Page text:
Grove: 8 Things To Watch For In The Penguins' Second Half

Bob Grove
January 04, 2019 - 10:32 am

© Charles LeClaire-USA TODAY Sports

PITTSBURGH (93.7 The Fan) - The Penguins hit the halfway mark of the 2018-19 season at home against Winnipeg Friday night, a night that could end with them sitting atop the Metropolitan Division standings. That was not a plausible scenario just six weeks ago.

Coach Mike Sullivan’s special teams have played a special part in Pittsburgh’s 15-4-2 renaissance, which includes a seven-game winning streak that is currently the NHL’s longest. The Penguins’ power play and penalty killing units have taken their two-minute slices of play during this stretch and consistently shaped the course of games.

During this 21-game run, the equivalent of more than a quarter of a season, they’ve converted 30.1 percent of their power play opportunities and killed 87.7% of their penalties. During this winning streak, the numbers are 47.3 percent and 94.1 percent, respectively.

In their 22 victories this season, the Penguins’ special teams have had an outsized effect on their bottom line: the power play has functioned at 32.7 percent and their penalty kill at 91.0 percent. They’re the only team in the league whose special teams are both ranked in the top five, something only three Pittsburgh teams have ever accomplished over the course of an entire season.

Related: Grove: Crosby Biggest Reason The Penguins Turnaround

Can the Penguins really keep this up?

There is, after all, truth in the notion that special teams performances, even for the league’s best teams, will ebb and flow over the course of 82 games. For example, the Pittsburgh power play is due to cool off, coming into the Winnipeg game with eight goals in its last 10 chances, a stretch which included a run of five consecutive conversions.

Here are eight things to watch over the second half:

The health of Patric Hornqvist. He’s had several concussions since coming to Pittsburgh, including one this season, and the Penguins’ power play is not nearly the same without him (13.6% this season) as it is with him (30.3%). He’s a magnet for defensive attention in front of the net, creating space for his teammates, and his ability to provide screens and redirections, or to bang in rebounds, makes him an unnerving presence for opposing goaltenders.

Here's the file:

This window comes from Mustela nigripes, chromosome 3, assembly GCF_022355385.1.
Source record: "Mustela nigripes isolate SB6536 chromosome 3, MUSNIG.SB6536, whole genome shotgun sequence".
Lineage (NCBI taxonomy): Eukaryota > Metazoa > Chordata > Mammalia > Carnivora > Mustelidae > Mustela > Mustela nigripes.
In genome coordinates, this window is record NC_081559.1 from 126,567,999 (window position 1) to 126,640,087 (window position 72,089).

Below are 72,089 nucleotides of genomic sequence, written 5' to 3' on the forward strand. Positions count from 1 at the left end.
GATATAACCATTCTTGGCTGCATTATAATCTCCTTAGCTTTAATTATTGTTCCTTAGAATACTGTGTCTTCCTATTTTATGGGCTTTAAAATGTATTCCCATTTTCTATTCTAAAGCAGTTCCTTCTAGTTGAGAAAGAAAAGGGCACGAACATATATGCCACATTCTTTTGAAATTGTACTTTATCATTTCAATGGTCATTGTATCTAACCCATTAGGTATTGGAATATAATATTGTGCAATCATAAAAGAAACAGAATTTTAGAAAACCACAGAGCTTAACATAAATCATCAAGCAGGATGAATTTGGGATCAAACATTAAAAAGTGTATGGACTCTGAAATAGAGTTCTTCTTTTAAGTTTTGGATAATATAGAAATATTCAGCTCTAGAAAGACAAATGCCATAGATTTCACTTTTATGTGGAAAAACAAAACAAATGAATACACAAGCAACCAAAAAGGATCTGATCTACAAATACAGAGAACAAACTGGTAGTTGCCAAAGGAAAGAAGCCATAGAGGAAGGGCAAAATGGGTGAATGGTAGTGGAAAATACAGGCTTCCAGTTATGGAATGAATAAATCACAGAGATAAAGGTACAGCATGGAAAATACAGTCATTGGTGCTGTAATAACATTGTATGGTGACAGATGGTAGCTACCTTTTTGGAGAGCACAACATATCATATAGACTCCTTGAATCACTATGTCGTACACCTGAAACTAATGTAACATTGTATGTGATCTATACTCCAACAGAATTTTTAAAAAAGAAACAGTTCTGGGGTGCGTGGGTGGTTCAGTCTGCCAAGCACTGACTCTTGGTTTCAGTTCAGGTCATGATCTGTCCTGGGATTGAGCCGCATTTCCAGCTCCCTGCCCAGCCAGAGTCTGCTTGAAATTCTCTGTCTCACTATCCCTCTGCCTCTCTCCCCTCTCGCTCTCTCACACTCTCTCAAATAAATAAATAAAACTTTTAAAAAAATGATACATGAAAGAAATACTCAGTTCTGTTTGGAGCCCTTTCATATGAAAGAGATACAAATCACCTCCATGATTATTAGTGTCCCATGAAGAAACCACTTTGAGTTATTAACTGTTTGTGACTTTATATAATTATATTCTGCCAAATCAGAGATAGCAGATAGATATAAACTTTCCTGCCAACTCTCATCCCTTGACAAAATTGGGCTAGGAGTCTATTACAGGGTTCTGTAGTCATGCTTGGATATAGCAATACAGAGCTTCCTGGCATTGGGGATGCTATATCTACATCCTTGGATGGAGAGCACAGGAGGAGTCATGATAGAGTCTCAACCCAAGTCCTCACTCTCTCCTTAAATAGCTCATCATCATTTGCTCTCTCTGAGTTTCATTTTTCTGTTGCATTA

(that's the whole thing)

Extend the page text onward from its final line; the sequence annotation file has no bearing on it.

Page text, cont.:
The continued rotation of Sidney Crosby and Jake Guentzel on the penalty kill. Last season, Sullivan basically relied on four forwards to do the hard work here, and his recent use of these two spreads those tough minutes over six forwards and reduces the wear and tear on the whole group. Crosby’s inclusion is most significant, as it puts the team’s best faceoff man on the ice more often for critical draws and provides opposing power plays a threat for short-handed opportunities.

The effectiveness of Kris Letang. Letang’s play at the point only seems to gain recognition when he’s putting up numbers with the man-advantage, as he’s done this season: he’s sixth among NHL defensemen in power play points (16) and has one in each of the past four games. But his effectiveness at reading his teammates’ movements on the power play and quickness in getting from one point to the other are underrated. He’s been better this season at providing one-time opportunities for Evgeni Malkin, he’s been more patient with the puck and he’s getting 55.8% of his attempted shots at all strengths on the net – by far the best mark for Pittsburgh defensemen and a number that has been helped by his ability to do this on the power play.

The play of Jack Johnson. Johnson has done his best work this season on the penalty kill, where he leads all Penguins’ defensemen in average ice time (2:32). This has allowed Sullivan to back off the minutes there for Letang, who is playing almost one full shift less per game on the PK. Johnson’s 3.0 hits per game are sixth-best among NHL defensemen with 25 or more games played, and Pittsburgh has needed more of that since the departure of Ian Cole.

The Penguins’ ability to rediscover a more consistent forecheck that inevitably leads to more power plays. They’ve had just 111 power play chances this season, fourth fewest in the league. Playing and pressuring more often in the offensive zone is the best recipe for creating more opportunities, and it’s not something Pittsburgh has done with enough regularity this season.

The flip side of that, of course, would be staying out of the penalty box, and here is another aspect of the Penguins’ game that isn’t getting enough attention this season. They’ve been shorthanded only 112 times, third-fewest in the league, and their discipline has been outstanding. Maintaining that, especially under the forechecking pressure opponents have and will put on them, can be critical. 

Fewer short-handed goals allowed. You knew that was coming. Eight in 40 games is a ridiculous number.

The goaltending of Matt Murray and Casey DeSmith will continue to be a huge factor in the success of the Penguins’ penalty kill. They’re not being overworked there, as opponents are averaging about 1.5 shots per power play chance over the last six weeks – about the league average. The rest of the penalty killers need to ensure that workload continues.

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